It’s Time for LeBron to Give His Bench a Chance

It’s Time for LeBron to Give His Bench a Chance article feature image

Pictured: George Hill, Ty Lue, LeBron James. Mark J. Rebilas-USA TODAY Sports

The Highlights

  • The Raptors will be in big trouble if they can’t win one of their matchups with Kevin Love and Tristan Thompson.
  • Toronto’s bench is so good that it might not need to win the battle of the starters to win the series.
  • LeBron has played the most minutes of any player in the playoffs. It’s time for Ty Lue to give his bench more of a chance.

There are three key elements in play as the Raptors (-6.5) and Cavaliers get set to begin their conference semifinals series Tuesday (8 p.m. ET, TNT):


Thompson began the Cavaliers’ first-round series against Indiana out of the rotation. He finished it in the starting lineup. Where he lands in this next series will be big, no pun intended.

Last year in the Cavs’ sweep of Toronto, the Cavs were +26.3 with Thompson on the floor, and actually were outscored with him on the bench. That was the second-best Net Rating differential of any Cleveland player behind Kyrie Irving. Meanwhile, Jonas Valanciunas was a minus-20 in Net Rating.

But that was last season’s Cavs team, and last season’s Raptors team. What’s interesting is how effective Thompson has been in the past, and how much other Cavs lineups were this season.

Consider this: Thompson played scant minutes in the regular season vs. Toronto, but the most-used lineups with him were in the negative in a small sample. Love and Thompson played just 13 minutes together against Toronto this season and were only a +1. But Love without Thompson was +11.

Valanciunas just simply isn’t equipped to handle Love and help protect the rim at the same time:


The problem is exacerbated in the presence of Jakob Poeltl. He was routinely cooked trying to close out quickly enough on Love in the regular season, and when he tried to play up on him, well:


This isn’t to say that the Cavs can’t win their minutes with Thompson on the floor. The key for Toronto: Win one matchup or the other. LeBron James is going to play almost the entirety of every game anyway. But if the Raptors are losing to Cleveland’s small-ball units and getting beat when they go big with Thompson, that’s a huge issue.

The Raptors can win against both combinations, but they need exceptional play, especially from Serge Ibaka. Toronto’s starting power forward was much better in the playoffs than he was in the regular season, and Valanciunas has been tremendous. They need that to continue.


The Raptors’ bench put up 60 points per game on the Cavs in the regular season. That’s not an exaggeration. They actually scored 60 points per game on them in three contests.  LeBron singled out the Raptors’ bench after Game 7 vs. Indiana.  It can do damage.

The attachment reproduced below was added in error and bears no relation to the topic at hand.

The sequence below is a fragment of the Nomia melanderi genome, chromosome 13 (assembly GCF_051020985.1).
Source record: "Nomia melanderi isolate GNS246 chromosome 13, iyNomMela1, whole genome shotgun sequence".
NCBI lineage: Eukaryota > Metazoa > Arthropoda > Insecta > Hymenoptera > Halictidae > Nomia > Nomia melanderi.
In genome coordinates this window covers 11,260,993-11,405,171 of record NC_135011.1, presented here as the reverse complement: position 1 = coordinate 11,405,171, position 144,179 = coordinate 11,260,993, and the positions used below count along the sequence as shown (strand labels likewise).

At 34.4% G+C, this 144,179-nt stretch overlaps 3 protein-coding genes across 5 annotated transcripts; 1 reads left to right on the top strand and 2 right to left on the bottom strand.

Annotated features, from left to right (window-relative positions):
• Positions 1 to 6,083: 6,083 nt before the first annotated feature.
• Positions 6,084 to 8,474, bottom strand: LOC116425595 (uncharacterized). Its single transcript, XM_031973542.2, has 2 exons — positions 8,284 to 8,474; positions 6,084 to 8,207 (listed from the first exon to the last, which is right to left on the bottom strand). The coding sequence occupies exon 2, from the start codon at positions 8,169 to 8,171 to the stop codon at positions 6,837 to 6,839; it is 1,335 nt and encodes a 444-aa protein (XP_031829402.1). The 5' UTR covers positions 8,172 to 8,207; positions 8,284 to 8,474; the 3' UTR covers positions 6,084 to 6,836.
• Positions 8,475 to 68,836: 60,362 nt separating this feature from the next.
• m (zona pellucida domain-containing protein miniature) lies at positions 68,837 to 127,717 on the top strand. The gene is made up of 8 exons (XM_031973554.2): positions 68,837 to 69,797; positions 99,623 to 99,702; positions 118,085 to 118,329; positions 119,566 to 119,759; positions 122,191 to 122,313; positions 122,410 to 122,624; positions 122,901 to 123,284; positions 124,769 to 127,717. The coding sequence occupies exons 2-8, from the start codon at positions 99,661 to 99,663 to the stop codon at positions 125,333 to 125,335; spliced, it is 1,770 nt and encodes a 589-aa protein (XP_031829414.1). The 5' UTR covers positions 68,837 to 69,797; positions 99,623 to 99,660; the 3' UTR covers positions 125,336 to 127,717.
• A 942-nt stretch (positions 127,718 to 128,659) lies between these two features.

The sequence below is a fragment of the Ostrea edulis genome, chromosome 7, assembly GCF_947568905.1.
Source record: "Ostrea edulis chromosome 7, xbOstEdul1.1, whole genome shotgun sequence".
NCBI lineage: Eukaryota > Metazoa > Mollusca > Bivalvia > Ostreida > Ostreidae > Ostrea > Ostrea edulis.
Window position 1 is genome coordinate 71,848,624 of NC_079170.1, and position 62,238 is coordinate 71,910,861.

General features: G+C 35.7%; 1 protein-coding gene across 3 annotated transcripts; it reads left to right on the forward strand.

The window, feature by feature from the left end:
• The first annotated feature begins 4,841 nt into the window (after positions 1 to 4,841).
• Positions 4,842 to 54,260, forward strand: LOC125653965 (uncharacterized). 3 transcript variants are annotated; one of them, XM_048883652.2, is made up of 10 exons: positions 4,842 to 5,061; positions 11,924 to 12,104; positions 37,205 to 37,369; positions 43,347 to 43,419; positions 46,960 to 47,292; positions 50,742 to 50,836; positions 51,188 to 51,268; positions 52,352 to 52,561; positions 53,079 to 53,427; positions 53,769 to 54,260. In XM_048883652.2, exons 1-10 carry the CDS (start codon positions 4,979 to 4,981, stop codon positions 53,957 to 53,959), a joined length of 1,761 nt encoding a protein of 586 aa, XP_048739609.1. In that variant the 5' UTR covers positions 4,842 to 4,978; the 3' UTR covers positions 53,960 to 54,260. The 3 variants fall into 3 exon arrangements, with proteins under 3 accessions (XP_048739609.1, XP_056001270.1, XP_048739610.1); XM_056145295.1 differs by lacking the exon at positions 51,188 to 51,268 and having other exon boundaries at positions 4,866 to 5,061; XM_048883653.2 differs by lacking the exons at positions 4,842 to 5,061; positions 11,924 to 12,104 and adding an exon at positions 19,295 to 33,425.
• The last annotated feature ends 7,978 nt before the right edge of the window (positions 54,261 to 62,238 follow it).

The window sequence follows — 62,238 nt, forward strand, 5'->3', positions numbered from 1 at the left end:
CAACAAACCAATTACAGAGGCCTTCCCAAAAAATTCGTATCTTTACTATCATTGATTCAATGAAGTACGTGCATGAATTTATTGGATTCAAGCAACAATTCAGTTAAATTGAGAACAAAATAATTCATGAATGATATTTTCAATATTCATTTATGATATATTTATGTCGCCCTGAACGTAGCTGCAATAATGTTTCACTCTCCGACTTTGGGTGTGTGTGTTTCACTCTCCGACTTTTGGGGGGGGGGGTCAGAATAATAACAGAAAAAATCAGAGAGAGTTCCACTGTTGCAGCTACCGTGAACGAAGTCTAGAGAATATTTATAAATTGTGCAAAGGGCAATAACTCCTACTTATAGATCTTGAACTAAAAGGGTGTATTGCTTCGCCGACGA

The Raptors’ bench came up huge in Game 1 vs. the Wizards, and then struggled more on the road. You should expect the same in this series, and it’s why Toronto protecting home court will be such a big deal. Delon Wright was not only huge vs. the Cavaliers in the regular season, but also against the Wizards in round one. Fred VanVleet will presumably play, and his impact is equally big.

The Raptors predictably are staggering way more than most teams do with their stars and bench units. What’s striking is that almost every lineup with Kyle Lowry and DeMar DeRozan and some combo puts up stellar net ratings. Lowry and DeRozan have stepped up in a way they haven’t before, and the bench guys are helping them win those minutes.

Quite honestly, there’s no way to know how this goes. These lineups will face James more than they did in the regular season … but it’s not like James rested a lot in the regular season anyway. It’s a rarity for playoff success, but Toronto might be able to get away with just winning the bench minutes in this series, even if the Raptors lose the starters’ minutes. They have to make shots, and both Poeltl and Pascal Siakam have to minimize their mistakes.


James enters Game 1 having played the most minutes of any player in the playoffs so far. Not in Round 1. Period. Terry Rozier has played eight total NBA playoff games so far and has played fewer minutes than James. LeBron has played 70 more minutes than Kevin Durant, and he hasn’t even started the second round.

James is always patient and understanding with the media, and yet after Game 7 vs. Indiana, he begged out early of a media session saying “I’m burnt.

What’s James’ limit? We’re about to find out. If anyone can consistently play at a high level for 40-plus minutes a night, it’s James, but man is this thing stacked against him.


It’s one reason why James stays on the floor for a bit after getting hit. It’s a way to stretch rest time, little by little. It’s why Lue managing his timeouts around TV timeouts is huge.

But also, the Cavs pulled away in Game 7 vs. Indiana when James was off the floor. When he went out with cramps and they were forced to manage without him, they turned a two-point lead into a 10-point lead. That was essentially the difference. James was actually a minus-3 in the fourth quarter.

There are signs that lineups with George Hill — who continues to battle a bad back — along with Kevin Love and JR Smith can do damage. The Cavs have more wings. Those lineups have enough offense to at least keep pace. Hill is crucial because he’s a floor general who isn’t a defensive liability the way Jose Calderon is.

So Lue — and really, if we’re being honest, LeBron, since he’s the one who gets to decide these things — needs to try to give the bench a chance. Just see how it goes, and if he has to come back in, come back in. But he must give the reserves an opportunity so he cannot be completely without any energy.